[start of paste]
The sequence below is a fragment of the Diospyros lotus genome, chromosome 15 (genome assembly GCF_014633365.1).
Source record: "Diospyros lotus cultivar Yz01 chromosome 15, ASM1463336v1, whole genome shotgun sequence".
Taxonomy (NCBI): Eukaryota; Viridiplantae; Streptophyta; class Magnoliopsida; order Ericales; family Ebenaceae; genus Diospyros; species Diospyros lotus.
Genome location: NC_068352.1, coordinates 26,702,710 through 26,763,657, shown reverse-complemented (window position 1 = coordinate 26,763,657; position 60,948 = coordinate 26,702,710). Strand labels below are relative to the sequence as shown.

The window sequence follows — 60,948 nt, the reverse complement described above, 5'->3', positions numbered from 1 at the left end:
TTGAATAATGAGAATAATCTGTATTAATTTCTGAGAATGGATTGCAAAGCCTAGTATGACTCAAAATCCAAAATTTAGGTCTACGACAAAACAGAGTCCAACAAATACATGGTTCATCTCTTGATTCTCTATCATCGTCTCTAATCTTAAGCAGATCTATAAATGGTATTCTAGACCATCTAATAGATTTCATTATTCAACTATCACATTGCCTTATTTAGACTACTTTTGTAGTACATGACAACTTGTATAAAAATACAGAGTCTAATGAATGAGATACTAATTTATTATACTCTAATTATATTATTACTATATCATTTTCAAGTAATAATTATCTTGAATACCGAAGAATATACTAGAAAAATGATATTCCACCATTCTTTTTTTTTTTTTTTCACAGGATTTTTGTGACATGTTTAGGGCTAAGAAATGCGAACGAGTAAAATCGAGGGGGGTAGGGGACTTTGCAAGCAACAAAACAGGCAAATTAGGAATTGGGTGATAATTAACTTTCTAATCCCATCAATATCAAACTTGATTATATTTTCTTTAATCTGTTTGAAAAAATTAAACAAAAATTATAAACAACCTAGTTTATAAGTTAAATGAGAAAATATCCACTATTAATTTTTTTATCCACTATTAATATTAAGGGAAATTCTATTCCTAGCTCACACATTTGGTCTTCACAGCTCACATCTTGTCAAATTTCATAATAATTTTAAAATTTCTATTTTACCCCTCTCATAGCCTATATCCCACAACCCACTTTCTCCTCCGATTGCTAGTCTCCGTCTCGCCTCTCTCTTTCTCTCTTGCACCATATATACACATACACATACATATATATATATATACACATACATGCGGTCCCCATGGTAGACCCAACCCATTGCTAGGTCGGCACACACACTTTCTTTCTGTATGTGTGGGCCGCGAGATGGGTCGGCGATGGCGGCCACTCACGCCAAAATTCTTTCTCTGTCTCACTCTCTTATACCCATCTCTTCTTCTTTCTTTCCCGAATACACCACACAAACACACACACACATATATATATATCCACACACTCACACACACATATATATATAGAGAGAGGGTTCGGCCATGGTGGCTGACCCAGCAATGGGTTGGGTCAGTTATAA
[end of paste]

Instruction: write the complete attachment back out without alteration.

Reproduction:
The sequence below is a fragment of the Diospyros lotus genome, chromosome 15 (genome assembly GCF_014633365.1).
Source record: "Diospyros lotus cultivar Yz01 chromosome 15, ASM1463336v1, whole genome shotgun sequence".
Taxonomy (NCBI): Eukaryota; Viridiplantae; Streptophyta; class Magnoliopsida; order Ericales; family Ebenaceae; genus Diospyros; species Diospyros lotus.
Genome location: NC_068352.1, coordinates 26,702,710 through 26,763,657, shown reverse-complemented (window position 1 = coordinate 26,763,657; position 60,948 = coordinate 26,702,710). Strand labels below are relative to the sequence as shown.

The window sequence follows — 60,948 nt, the reverse complement described above, 5'->3', positions numbered from 1 at the left end:
TTGAATAATGAGAATAATCTGTATTAATTTCTGAGAATGGATTGCAAAGCCTAGTATGACTCAAAATCCAAAATTTAGGTCTACGACAAAACAGAGTCCAACAAATACATGGTTCATCTCTTGATTCTCTATCATCGTCTCTAATCTTAAGCAGATCTATAAATGGTATTCTAGACCATCTAATAGATTTCATTATTCAACTATCACATTGCCTTATTTAGACTACTTTTGTAGTACATGACAACTTGTATAAAAATACAGAGTCTAATGAATGAGATACTAATTTATTATACTCTAATTATATTATTACTATATCATTTTCAAGTAATAATTATCTTGAATACCGAAGAATATACTAGAAAAATGATATTCCACCATTCTTTTTTTTTTTTTTTCACAGGATTTTTGTGACATGTTTAGGGCTAAGAAATGCGAACGAGTAAAATCGAGGGGGGTAGGGGACTTTGCAAGCAACAAAACAGGCAAATTAGGAATTGGGTGATAATTAACTTTCTAATCCCATCAATATCAAACTTGATTATATTTTCTTTAATCTGTTTGAAAAAATTAAACAAAAATTATAAACAACCTAGTTTATAAGTTAAATGAGAAAATATCCACTATTAATTTTTTTATCCACTATTAATATTAAGGGAAATTCTATTCCTAGCTCACACATTTGGTCTTCACAGCTCACATCTTGTCAAATTTCATAATAATTTTAAAATTTCTATTTTACCCCTCTCATAGCCTATATCCCACAACCCACTTTCTCCTCCGATTGCTAGTCTCCGTCTCGCCTCTCTCTTTCTCTCTTGCACCATATATACACATACACATACATATATATATATATACACATACATGCGGTCCCCATGGTAGACCCAACCCATTGCTAGGTCGGCACACACACTTTCTTTCTGTATGTGTGGGCCGCGAGATGGGTCGGCGATGGCGGCCACTCACGCCAAAATTCTTTCTCTGTCTCACTCTCTTATACCCATCTCTTCTTCTTTCTTTCCCGAATACACCACACAAACACACACACACATATATATATATCCACACACTCACACACACATATATATATAGAGAGAGGGTTCGGCCATGGTGGCTGACCCAGCAATGGGTTGGGTCAGTTATAA